2. Nitya Pandalai Nayar & Aaron Flaaen & Christoph Boehm, 2015. "Input Linkages and the Transmission of Shocks: Firm-Level Evidence from the 2011 Tohoku Earthquake," 2015 Meeting Papers 383, Society for Economic Dynamics.
  3. repec:bof:bofrdp:urn:nbn:fi:bof-201512101464 is not listed on IDEAS
  4. George Alessandria & Horag Choi, 2007. "Do Sunk Costs of Exporting Matter for Net Export Dynamics?," The Quarterly Journal of Economics, Oxford University Press, vol. 122(1), pages 289-336.
  5. Daron Acemoglu & Ufuk Akcigit & William Kerr, 2016. "Networks and the Macroeconomy: An Empirical Exploration," NBER Macroeconomics Annual, University of Chicago Press, vol. 30(1), pages 273-335.
  6. Blonigen, Bruce A. & Piger, Jeremy & Sly, Nicholas, 2014. "Comovement in GDP trends and cycles among trading partners," Journal of International Economics, Elsevier, vol. 94(2), pages 239-247.
  7. Vasco Carvalho & Basile Grassi, 2015. "Large firm dynamics and the business cycle," Economics Working Papers 1481, Department of Economics and Business, Universitat Pompeu Fabra.
  8. Wei Liao & Ana Maria Santacreu, 2012. "The Trade Comovement Puzzle and the Margins of International Trade," Working Papers 042012, Hong Kong Institute for Monetary Research.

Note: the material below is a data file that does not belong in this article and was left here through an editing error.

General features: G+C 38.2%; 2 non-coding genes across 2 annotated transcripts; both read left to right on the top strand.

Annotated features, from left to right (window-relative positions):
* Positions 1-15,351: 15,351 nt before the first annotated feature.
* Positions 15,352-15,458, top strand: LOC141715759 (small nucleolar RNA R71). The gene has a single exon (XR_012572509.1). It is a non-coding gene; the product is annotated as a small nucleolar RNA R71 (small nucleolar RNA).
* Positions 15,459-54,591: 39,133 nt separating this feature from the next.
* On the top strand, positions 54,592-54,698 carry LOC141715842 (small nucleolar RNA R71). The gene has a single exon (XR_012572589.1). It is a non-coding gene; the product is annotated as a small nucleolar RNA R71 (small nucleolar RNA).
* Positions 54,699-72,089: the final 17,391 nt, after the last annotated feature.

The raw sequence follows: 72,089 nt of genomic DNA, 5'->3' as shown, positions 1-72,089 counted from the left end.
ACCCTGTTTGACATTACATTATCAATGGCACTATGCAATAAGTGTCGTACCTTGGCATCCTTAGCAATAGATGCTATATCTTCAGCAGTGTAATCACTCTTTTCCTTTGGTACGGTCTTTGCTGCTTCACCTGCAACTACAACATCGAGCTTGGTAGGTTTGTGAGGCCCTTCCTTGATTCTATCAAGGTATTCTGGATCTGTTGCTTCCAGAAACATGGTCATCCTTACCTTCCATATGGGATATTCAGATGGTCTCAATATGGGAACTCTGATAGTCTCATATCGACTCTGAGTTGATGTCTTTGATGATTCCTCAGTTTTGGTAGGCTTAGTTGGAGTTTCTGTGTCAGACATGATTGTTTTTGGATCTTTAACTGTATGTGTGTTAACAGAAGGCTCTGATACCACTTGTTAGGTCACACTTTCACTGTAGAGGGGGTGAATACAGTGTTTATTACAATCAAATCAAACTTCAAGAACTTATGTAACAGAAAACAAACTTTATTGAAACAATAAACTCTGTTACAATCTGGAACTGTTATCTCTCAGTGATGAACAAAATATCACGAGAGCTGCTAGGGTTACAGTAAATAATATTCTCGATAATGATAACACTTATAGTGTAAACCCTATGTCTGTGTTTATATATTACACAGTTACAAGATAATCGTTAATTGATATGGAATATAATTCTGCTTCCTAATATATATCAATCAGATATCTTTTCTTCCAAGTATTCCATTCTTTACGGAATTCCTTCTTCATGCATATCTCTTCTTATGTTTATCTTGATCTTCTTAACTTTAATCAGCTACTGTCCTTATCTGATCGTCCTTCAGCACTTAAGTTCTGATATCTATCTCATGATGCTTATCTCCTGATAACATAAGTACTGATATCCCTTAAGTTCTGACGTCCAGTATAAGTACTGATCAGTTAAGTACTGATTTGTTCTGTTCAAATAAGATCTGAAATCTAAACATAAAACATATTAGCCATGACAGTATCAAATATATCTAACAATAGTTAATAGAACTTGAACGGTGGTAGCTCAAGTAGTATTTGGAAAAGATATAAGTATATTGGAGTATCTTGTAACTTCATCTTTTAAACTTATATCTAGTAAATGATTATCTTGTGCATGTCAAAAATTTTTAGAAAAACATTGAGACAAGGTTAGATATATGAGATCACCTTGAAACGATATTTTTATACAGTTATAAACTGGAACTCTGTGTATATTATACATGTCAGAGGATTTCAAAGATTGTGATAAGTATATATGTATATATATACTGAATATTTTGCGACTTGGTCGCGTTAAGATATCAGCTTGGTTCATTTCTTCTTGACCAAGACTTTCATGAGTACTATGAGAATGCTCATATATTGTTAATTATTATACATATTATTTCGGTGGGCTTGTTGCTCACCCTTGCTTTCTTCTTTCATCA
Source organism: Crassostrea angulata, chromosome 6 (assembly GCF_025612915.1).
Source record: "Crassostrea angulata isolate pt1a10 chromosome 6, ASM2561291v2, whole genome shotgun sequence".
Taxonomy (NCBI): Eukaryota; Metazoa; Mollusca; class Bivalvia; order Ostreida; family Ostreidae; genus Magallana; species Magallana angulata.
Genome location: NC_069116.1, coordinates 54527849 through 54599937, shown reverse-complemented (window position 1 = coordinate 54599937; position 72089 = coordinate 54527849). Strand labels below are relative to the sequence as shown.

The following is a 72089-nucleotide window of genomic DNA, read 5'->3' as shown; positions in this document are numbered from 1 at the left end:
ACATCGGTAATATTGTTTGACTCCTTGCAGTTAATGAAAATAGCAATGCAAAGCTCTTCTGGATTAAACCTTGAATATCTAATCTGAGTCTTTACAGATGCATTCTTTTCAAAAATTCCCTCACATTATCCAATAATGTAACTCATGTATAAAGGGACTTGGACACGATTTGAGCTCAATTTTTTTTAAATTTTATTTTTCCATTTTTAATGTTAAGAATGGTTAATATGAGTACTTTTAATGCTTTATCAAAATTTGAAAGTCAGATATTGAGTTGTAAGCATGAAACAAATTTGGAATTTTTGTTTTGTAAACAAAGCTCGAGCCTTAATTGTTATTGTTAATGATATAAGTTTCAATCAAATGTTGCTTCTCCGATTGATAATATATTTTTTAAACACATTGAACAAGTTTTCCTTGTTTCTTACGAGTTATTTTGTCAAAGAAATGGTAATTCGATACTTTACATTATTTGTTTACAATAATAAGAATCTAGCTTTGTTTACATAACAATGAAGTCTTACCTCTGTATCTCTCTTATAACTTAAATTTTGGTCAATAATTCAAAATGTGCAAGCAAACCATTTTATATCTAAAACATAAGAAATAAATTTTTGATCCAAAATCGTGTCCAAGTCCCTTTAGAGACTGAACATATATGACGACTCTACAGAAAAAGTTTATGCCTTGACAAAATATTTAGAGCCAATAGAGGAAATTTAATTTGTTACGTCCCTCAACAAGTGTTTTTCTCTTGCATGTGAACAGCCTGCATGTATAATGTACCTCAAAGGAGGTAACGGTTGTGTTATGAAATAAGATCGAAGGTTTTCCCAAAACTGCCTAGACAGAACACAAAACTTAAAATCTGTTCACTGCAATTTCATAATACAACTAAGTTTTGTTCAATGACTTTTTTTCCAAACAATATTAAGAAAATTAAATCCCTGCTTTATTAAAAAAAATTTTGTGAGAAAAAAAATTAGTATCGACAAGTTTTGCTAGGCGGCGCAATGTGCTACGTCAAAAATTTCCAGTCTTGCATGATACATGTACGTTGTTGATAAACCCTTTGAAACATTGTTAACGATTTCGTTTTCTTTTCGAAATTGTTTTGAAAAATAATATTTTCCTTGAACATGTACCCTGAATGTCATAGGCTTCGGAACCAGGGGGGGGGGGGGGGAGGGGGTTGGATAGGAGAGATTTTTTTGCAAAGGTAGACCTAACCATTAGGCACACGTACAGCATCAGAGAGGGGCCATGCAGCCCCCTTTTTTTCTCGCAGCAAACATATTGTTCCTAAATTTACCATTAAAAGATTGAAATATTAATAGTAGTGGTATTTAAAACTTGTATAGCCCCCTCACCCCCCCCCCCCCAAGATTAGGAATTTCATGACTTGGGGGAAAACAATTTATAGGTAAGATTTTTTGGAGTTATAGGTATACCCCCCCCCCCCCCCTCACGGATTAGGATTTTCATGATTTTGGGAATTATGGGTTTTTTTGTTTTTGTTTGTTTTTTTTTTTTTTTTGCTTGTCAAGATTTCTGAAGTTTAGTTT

9. Ng, Eric C.Y., 2010. "Production fragmentation and business-cycle comovement," Journal of International Economics, Elsevier, vol. 82(1), pages 1-14, September.
  10. Enghin Atalay, 2014. "How Important Are Sectoral Shocks," Working Papers 14-31, Center for Economic Studies, U.S. Census Bureau.
Full references (including those not matched with items on IDEAS)

This item is not listed on Wikipedia, on a reading list or among the top items on IDEAS.

When requesting a correction, please mention this item's handle: RePEc:cpr:ceprdp:11036. See general information about how to correct material in RePEc.

For technical questions regarding this item, or to correct its authors, title, abstract, bibliographic or download information, contact: ()

If you have authored this item and are not yet registered with RePEc, we encourage you to do it here. This allows to link your profile to this item. It also allows you to accept potential citations to this item that we are uncertain about.

If references are entirely missing, you can add them using this form.

If the full references list an item that is present in RePEc, but the system did not link to it, you can help with this form.

If you know of missing items citing this one, you can help us creating those links by adding the relevant references in the same way as above, for each refering item. If you are a registered author of this item, you may also want to check the "citations" tab in your profile, as there may be some citations waiting for confirmation.

Please note that corrections may take a couple of weeks to filter through the various RePEc services.

This information is provided to you by IDEAS at the Research Division of the Federal Reserve Bank of St. Louis using RePEc data.